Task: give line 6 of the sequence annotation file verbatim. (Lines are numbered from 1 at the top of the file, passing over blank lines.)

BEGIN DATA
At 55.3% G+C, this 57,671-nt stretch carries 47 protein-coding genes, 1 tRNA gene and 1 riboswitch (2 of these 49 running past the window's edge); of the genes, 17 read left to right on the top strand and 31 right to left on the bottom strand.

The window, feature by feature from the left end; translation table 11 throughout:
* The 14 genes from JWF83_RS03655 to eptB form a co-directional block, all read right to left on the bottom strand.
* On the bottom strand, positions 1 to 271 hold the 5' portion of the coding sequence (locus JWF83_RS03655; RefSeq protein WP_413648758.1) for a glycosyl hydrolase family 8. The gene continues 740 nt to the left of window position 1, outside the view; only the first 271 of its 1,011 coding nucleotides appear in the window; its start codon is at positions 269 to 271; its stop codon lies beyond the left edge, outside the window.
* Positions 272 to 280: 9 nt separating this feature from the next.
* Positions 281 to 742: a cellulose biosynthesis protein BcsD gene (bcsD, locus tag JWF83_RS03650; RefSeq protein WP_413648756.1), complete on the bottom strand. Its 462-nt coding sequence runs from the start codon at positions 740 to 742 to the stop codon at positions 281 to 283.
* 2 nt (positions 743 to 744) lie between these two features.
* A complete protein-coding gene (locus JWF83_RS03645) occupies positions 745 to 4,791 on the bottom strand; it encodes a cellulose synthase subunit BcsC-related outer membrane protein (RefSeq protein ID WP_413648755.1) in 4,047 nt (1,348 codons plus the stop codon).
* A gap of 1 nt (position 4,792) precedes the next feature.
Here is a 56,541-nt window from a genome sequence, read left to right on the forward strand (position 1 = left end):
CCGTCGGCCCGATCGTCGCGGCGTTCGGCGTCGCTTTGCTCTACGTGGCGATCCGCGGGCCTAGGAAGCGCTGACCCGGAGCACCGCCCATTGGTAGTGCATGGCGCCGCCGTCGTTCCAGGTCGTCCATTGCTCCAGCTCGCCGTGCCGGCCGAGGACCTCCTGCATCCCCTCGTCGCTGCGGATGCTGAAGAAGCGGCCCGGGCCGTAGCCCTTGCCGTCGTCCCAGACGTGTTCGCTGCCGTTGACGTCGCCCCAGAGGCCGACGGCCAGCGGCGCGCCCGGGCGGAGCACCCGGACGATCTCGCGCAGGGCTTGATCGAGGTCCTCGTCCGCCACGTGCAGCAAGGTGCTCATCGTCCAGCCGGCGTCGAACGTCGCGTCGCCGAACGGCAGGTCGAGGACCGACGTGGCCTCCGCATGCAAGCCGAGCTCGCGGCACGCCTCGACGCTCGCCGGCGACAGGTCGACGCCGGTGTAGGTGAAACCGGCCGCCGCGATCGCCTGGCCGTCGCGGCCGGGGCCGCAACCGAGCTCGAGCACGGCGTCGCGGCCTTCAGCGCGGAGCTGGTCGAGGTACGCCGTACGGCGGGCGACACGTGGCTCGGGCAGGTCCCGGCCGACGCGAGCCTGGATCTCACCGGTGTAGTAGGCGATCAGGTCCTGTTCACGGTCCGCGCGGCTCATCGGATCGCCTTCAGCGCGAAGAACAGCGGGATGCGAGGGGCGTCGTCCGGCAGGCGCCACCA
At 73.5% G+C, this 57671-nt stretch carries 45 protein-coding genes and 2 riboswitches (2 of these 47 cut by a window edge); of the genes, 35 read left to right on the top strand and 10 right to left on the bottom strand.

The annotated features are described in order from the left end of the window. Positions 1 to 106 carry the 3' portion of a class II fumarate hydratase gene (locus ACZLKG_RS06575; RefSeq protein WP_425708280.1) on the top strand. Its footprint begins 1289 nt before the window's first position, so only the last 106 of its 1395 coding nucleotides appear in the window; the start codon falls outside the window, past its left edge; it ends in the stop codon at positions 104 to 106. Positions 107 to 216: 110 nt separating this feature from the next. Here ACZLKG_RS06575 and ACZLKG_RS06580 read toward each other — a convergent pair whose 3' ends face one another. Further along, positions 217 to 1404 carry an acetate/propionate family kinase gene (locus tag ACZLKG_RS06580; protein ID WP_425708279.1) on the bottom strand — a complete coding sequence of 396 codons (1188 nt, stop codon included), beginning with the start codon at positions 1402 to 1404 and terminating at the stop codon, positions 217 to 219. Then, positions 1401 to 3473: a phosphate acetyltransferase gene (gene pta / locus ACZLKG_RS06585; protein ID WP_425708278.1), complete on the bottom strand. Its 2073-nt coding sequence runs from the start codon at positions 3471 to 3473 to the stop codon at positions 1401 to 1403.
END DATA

* Positions 281 to 742: a cellulose biosynthesis protein BcsD gene (bcsD, locus tag JWF83_RS03650; RefSeq protein WP_413648756.1), complete on the bottom strand. Its 462-nt coding sequence runs from the start codon at positions 740 to 742 to the stop codon at positions 281 to 283.